“However, due to the falling prices of coal and fuel oil throughout the 1960s, no doubt partly as a reaction to the nuclear breakthrough, (emphasis added) the price difference between the nuclear and conventional thermal kilowatt-hour would probably have turned in favor of conventional energy. That this did not happen was due to the fourfold increase in oil prices in late 1973, which once again and indisputably tipped the scales in favor of electricity derived from the fission of uranium.”
In 1973, the Arab Oil embargo successfully demonstrated to the developed world that energy was such a valuable commodity that customers would pay three to four times as much for it as they did the year before without reducing their consumption.
That event put an unprecedented amount of money into the coffers of oil producing companies and exporting nations. It encouraged France, a famously independently minded country, to declare that it had no coal, no oil, no gas and no choice but to develop nuclear energy. In contrast, the nascent anti-nuclear movement gained strength and financial support in the rest of Europe and in the United States. That organized effort, with leading groups like the Clamshell Alliance, the Critical Mass Energy Project, and Greenpeace, began loudly questioning safety, security, nuclear weapons proliferation and used fuel storage schemes.
During the Carter years, nuclear was put at the bottom of a list of alternative power sources while switching from oil and gas to coal received official encouragement. Nuclear energy treaded water during the vocally supportive Reagan administration, but their action to turn the Nuclear Regulatory Commission into a user fee generator whose costs were paid through fees on licensees and new project applications that discouraged risk-taking investment. (The saddest part about the “fee for service” decision is that the NRC still does not receive its money directly. Instead the NRC has to wade through a politically charged annual appropriation cycle that requires more than two years of advance work to obtain an increased budget. It cannot respond nimbly to increases – or decreases – in the demand for its regulatory services.)
Through dedicated commercial marketing efforts, political lobbying, and petroleum industry subsidized financing arrangements for independent power producers, natural gas became the fuel of choice for new electric power plant development throughout the 1990s and into the early 2000s. That trend slowed considerably when increasing demand without increasing supply caused a methane gas price escalation that changed the competitive landscape. Electric power producers did not stop building new gas plants until after energy dependent industries and those industries that use methane as an industrial raw material moved to locations outside the US where gas was cheap and plentiful. The voracious demand for methane gas by electric power producers permanently eliminated a large number of good manufacturing jobs here in the US.
With the passage of the Energy Policy Act of 2005 and the continued increase in the cost of natural gas and coal, nuclear projects attracted significant investment interest, with approximately 32 new plant projects reaching the stage of informing the Nuclear Regulatory Commission that they needed a place on the calendar for a license application review. That interest has largely dissipated as the price of gas has fallen and as the gas industry has begun a well-funded advertising and lobbying campaign to convince decision makers that new technologies have made gas so abundant that low prices – which are fundamentally the result of demand collapse during a deep recession – will remain in place for decades to come.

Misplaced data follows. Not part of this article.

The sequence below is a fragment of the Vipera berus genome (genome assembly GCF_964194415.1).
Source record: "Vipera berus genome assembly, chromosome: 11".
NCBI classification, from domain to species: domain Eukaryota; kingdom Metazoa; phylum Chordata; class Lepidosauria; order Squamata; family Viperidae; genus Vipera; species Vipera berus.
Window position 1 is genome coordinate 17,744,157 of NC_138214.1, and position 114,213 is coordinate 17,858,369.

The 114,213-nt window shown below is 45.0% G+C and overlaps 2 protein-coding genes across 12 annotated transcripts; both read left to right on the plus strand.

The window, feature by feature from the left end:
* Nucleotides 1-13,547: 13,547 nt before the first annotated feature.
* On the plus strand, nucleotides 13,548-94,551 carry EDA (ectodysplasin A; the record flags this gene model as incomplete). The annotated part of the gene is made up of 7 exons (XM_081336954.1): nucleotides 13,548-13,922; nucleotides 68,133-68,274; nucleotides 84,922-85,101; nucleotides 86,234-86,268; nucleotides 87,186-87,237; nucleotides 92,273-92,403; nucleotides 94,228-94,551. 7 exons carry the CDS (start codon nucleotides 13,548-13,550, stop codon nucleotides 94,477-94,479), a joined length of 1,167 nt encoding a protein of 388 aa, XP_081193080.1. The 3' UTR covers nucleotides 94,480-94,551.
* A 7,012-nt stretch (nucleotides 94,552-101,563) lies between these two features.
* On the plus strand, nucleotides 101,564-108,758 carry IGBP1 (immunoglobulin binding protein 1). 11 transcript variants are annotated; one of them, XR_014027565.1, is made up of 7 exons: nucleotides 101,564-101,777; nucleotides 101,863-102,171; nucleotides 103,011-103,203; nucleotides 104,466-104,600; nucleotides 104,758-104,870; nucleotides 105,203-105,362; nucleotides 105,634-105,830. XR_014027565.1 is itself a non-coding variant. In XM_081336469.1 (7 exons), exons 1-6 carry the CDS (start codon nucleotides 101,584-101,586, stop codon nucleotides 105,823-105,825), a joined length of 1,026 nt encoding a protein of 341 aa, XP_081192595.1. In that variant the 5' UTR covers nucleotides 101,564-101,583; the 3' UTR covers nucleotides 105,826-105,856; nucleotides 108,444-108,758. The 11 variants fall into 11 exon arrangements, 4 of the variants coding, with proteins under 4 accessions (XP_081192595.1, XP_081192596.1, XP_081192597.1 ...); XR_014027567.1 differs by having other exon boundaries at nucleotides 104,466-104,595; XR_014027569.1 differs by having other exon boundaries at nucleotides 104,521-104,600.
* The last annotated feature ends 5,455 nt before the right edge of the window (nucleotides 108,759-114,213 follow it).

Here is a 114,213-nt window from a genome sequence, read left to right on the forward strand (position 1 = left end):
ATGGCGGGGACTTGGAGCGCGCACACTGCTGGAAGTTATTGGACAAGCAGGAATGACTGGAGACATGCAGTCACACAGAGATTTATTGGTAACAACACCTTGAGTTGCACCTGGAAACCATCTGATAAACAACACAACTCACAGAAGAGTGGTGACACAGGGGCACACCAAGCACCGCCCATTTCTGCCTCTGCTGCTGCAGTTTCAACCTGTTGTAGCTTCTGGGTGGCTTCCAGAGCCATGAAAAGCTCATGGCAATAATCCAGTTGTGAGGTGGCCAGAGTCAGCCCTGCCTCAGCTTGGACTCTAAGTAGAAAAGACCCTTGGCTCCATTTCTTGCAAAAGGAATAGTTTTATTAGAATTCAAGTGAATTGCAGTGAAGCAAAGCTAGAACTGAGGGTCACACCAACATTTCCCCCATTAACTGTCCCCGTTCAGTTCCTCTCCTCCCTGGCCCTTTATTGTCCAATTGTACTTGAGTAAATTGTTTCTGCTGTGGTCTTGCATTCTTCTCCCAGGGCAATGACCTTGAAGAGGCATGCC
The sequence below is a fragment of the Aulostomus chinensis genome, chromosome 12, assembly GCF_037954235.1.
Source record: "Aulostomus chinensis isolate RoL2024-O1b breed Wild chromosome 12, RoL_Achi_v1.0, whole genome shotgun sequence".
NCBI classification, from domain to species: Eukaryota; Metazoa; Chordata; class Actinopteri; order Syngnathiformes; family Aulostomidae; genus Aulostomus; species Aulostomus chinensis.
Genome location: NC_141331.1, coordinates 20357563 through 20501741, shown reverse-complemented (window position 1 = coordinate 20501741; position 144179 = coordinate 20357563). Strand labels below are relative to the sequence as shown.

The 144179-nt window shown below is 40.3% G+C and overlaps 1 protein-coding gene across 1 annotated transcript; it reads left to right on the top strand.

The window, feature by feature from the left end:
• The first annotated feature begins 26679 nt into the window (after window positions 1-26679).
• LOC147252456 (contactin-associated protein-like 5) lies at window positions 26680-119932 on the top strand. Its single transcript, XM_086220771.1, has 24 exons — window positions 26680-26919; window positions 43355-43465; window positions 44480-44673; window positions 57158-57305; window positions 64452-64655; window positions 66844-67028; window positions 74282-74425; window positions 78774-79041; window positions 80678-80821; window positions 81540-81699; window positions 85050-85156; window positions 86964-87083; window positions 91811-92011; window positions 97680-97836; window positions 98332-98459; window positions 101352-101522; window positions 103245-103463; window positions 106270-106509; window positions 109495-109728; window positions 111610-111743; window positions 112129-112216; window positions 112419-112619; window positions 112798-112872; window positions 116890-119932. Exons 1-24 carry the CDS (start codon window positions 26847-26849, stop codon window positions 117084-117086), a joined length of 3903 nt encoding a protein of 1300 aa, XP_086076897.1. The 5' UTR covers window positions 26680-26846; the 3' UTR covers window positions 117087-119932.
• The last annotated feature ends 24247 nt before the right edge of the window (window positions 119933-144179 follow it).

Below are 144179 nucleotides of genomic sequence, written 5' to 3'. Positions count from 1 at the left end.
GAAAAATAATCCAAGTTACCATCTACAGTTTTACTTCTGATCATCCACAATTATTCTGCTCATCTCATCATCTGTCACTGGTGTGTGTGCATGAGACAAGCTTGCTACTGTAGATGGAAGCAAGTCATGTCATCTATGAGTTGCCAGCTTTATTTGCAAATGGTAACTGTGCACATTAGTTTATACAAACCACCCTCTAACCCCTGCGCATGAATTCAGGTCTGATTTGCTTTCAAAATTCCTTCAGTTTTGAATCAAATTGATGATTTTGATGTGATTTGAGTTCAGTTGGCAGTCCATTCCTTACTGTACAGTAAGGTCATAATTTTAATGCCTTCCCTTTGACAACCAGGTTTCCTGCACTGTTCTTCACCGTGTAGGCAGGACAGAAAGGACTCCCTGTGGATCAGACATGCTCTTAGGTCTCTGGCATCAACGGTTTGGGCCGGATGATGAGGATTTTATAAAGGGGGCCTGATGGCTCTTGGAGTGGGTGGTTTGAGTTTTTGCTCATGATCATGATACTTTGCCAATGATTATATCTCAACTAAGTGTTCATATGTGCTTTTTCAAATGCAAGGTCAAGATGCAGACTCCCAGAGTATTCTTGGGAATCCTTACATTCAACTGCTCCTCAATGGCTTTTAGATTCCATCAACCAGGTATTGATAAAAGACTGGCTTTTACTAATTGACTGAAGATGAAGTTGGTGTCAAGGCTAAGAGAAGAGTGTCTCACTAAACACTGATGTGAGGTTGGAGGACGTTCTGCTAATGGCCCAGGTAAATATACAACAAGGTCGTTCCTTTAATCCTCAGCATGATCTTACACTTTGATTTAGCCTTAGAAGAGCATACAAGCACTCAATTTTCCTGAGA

The message in ads, blog posts and news articles is that gas is so abundant, cheap and clean that it is a “game-changer” which provides a rapid return on investment in both financial and greenhouse gas emission reduction. The underlying message is that there is no need to invest the time and effort required to restore our nuclear power plant construction industry.
What casual observers fail to notice is that the natural gas drilling rigs whose continued success is so important in making those newly exposed resources available to the market are no longer actively drilling. Last week there were less than half as many drilling rigs in operation in the US as there were in the summer of 2008 when natural gas sold for $13 per million BTU compared to today’s price of about $3.50 per MMBTU. Many of the crews that operated those rigs and provided the technical knowledge required to reach and exploit tight shale gas deposits are no longer employed.
Current low prices in the US may soon disappear if new nuclear plants do not produce electricity and the economy begins to recover. Of course, the gas industry would love to operate in a market with higher prices as a new normal. They have intense economic motivation to do all they can to slow the development of new nuclear power plants that might compete with their product’s popularity as the “cleanest fossil fuel”.
Just as they did in the first Atomic Age, coal and oil industries have similar motivation, similar access to politicians and similar access to the media. Over the past several decades of anti-nuclear activity there have been plenty of people who willing stand up and claim to have succeeded in their efforts to slow nuclear power development, but those with the real access to powerful decision makers, the real money to buy advertising and favorable publicity and the real motives to hamstring a competitor have been more reticent. They are quite willing to let others bask in the spotlight as they truck their profits to the bank.
Note: This post was originally written at the request of another energy focused blogger interested in having me write something about the history of the anti-nuclear movement. It did not fit his needs; he wanted something that focused on what he called “historic opposition of “Big Environmentalism” to nuclear”.
(Graphic added and some minor editorial corrections made on February 9, 2011.)